Serial Killers: Psychiatry, Criminology, Responsibility

Serial Killers: Psychiatry, Criminology, Responsibility

Author: Francesca Biagi-Chai
New York, NY: Routledge, 2011. 296p.
Reviewer: Jaclyn Schildkraut | September 2012

Henri-Désiré Landru was perhaps one of Europe’s most infamous yet prolific serial killers of the 20th century. Between 1915 and 1919, Landru swindled then murdered 10 women (plus the teenaged son of one of the victims) before dismembering their bodies and burning them in his oven in a villa just outside of Paris. Landru was a seasoned conman, having scammed countless others, and operated these ruses under a number of aliases and the guise of a widowed furniture dealer. Landru would post matrimonial advertisements in the local paper, lure widowed women in with false engagements, and kill them once they had signed over their personal savings and belongings to him. When one victim’s sister attempted to track down her missing kin, Landru’s number was up. Although the bodies of the victims were never recovered and Landru never confessed, he was tried, convicted, and subsequently executed in 1922.

Serial Killers: Psychiatry, Criminology, Responsibility by French psychiatrist and psychoanalyst Francesca Biagi-Chai provides a complex analysis of the Landru case. Biagi-Chai scoured all of the original case files and elements and delivers a step-by-step account of the case, from Landru’s early childhood beginnings through his subsequent beheading at the guillotine. Her meticulous examination focuses on a number of important dichotomous themes that resonate throughout the book: the disparity between what is real and what is reality, between Landru’s life as a family man to his wife and four children and his life as a widowed grafter, and between ambiguity and lucidity. It toes the line between psychosis and sanity – a pivotal issue at the forefront of Landru’s trial. Serial Killers is, in a sense, a modern day Jekyll and Hyde tale.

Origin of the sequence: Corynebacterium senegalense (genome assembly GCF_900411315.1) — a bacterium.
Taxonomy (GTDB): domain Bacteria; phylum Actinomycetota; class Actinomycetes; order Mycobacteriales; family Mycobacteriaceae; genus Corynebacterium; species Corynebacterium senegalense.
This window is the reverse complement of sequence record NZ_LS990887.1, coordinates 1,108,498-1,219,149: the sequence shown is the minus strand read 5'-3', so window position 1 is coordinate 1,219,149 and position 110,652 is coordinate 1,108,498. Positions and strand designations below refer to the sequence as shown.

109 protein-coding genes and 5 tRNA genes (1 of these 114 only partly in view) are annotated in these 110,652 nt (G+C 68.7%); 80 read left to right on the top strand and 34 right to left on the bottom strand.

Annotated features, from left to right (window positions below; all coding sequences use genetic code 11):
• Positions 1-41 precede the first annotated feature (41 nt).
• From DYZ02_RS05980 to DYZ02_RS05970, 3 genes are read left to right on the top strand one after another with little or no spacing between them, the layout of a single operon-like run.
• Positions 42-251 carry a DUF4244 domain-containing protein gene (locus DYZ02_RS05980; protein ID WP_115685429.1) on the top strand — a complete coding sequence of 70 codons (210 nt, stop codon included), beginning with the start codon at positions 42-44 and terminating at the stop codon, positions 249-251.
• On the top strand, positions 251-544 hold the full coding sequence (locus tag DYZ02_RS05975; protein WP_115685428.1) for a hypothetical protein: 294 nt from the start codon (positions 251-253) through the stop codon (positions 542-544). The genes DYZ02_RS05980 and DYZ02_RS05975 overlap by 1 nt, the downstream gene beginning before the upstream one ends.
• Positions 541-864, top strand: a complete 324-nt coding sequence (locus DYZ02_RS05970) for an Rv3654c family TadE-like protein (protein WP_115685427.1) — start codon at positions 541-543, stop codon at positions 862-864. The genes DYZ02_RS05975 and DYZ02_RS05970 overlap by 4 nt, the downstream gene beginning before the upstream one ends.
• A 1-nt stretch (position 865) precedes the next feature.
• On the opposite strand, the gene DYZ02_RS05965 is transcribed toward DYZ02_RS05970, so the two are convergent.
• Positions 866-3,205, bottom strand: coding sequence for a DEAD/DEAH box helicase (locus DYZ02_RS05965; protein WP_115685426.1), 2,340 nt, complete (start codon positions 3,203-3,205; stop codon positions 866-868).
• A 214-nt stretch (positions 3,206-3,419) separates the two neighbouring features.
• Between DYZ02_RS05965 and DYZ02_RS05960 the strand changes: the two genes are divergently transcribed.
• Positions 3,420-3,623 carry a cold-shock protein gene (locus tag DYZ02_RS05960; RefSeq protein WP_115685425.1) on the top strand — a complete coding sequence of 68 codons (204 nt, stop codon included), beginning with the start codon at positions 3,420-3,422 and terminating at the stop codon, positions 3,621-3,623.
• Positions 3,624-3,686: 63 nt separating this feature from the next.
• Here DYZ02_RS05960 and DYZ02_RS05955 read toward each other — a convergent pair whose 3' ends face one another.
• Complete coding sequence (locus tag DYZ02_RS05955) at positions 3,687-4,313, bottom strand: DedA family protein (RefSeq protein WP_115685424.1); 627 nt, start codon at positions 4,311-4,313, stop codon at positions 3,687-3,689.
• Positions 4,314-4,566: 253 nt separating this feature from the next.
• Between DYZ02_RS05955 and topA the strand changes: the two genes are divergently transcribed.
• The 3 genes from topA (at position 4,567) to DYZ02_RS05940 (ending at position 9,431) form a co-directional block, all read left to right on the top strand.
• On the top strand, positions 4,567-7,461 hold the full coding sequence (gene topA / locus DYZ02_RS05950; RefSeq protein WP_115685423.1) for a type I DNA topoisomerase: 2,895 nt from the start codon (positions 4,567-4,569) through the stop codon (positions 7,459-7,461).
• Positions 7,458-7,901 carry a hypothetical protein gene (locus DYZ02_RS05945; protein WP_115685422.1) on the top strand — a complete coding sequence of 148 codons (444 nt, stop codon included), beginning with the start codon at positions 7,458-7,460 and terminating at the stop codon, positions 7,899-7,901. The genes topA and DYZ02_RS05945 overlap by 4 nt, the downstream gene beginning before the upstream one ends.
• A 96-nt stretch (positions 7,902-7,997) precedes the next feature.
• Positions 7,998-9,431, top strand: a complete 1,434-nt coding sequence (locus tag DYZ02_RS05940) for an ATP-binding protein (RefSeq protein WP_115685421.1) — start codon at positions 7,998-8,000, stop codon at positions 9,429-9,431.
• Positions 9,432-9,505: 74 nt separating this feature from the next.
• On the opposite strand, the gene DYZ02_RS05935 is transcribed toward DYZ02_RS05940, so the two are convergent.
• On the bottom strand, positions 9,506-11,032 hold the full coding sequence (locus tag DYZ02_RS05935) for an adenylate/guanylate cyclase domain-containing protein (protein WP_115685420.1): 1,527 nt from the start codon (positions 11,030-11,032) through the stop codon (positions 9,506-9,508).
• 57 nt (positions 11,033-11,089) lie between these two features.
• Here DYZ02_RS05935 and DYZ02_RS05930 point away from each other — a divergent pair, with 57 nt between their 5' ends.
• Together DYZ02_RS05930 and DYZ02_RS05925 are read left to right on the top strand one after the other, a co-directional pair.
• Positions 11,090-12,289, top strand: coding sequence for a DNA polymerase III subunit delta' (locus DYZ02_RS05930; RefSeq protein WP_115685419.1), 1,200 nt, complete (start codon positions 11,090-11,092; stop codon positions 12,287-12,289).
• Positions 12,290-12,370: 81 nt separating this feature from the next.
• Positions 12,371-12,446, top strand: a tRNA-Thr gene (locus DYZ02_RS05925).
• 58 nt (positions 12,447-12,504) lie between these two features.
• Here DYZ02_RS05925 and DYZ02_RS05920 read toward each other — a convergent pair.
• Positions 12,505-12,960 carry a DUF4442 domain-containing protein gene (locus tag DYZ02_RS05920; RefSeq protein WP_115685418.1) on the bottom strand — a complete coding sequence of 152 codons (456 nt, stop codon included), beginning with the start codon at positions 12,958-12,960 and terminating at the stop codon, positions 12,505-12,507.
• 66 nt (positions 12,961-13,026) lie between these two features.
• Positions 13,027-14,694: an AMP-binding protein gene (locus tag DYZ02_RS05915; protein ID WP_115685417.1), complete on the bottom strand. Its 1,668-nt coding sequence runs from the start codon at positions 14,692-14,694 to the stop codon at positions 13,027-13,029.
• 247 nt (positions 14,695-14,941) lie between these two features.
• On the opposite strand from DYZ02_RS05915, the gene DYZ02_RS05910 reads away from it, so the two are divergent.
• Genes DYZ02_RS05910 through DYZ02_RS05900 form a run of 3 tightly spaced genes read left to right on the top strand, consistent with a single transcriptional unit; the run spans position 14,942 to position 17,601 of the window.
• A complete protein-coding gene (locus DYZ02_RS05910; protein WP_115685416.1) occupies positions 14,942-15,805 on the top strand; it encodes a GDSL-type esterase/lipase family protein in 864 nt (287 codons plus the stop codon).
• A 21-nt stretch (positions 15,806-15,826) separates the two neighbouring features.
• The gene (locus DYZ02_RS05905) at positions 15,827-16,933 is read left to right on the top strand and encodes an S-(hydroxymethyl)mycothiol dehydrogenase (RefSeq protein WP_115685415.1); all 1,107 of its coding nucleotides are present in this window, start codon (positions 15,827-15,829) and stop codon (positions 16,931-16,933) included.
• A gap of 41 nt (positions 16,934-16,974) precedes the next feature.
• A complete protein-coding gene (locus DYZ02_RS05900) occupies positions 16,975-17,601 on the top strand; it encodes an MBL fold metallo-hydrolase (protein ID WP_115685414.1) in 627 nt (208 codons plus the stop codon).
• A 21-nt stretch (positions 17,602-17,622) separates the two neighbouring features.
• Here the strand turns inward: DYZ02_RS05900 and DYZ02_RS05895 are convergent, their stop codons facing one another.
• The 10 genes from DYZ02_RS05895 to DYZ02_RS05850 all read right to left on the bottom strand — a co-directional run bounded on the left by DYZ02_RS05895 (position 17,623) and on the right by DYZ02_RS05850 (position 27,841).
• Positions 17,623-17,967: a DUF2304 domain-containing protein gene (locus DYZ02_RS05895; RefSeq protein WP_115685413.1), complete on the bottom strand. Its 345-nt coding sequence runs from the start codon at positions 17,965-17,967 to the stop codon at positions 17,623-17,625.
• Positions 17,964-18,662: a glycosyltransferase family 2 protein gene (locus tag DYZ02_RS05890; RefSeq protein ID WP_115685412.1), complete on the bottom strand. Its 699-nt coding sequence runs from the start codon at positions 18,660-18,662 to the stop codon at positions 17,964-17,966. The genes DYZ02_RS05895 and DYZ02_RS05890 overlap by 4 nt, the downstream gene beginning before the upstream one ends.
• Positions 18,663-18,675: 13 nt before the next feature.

In addition to providing a meticulous account of the Landru case details, Biagi-Chai also relies on her professional training to continuously link the case to fundamental psychological concepts. She relies on the works of Freud and Lacan, linking Landru’s case to issues of paranoia, delusions of grandeur, the role of master signifiers, and “madness”. A key issue raised in the book regards the issue of madness and how it is recognized both in society as well as in the legal system. Drawing on additional European cases of serial killers, including Italy’s Donato Bilancia (convicted of killing 17 people between 1997 and 1998) and France’s Pierre Rivière (who killed his mother, sister, and brother in 1835), the author illustrates that madness is not always a signifier for incompetence. As Biagi-Chai notes, “We can no longer imagine a hot-headed act, a crisis, a moment of madness. We have to account for their acts in other ways…”

Biagi-Chai concludes Serial Killers with important considerations for the field of criminology as it continues to rely on and work with the field of psychiatry in determining offenders’ culpability. She notes that rather than psychiatric experts or psychoanalysts determining whether an offender is responsible for their actions, the responsibility for such decisions should fall to judges and juries alike. When conceptualized in the “weightiness of responsibility,” Biang-Chai confirms this is necessary to “carry out their office and their judgment knowingly and apart from any prejudice.”

In addition to Biagi-Chai’s comprehensive investigation into the Landru case, Serial Killers: Psychiatry, Criminology, Responsibility, translated from the French manuscript Le cas Landru à la lumière de la psychanalyse, also features a foreword by Lacanian psychoanalyst Jacques-Alain Miller and a new introduction by Véronique Voruz and Suzanne Yang.

Jaclyn Schildkraut is a Ph.D. student at Texas State University.

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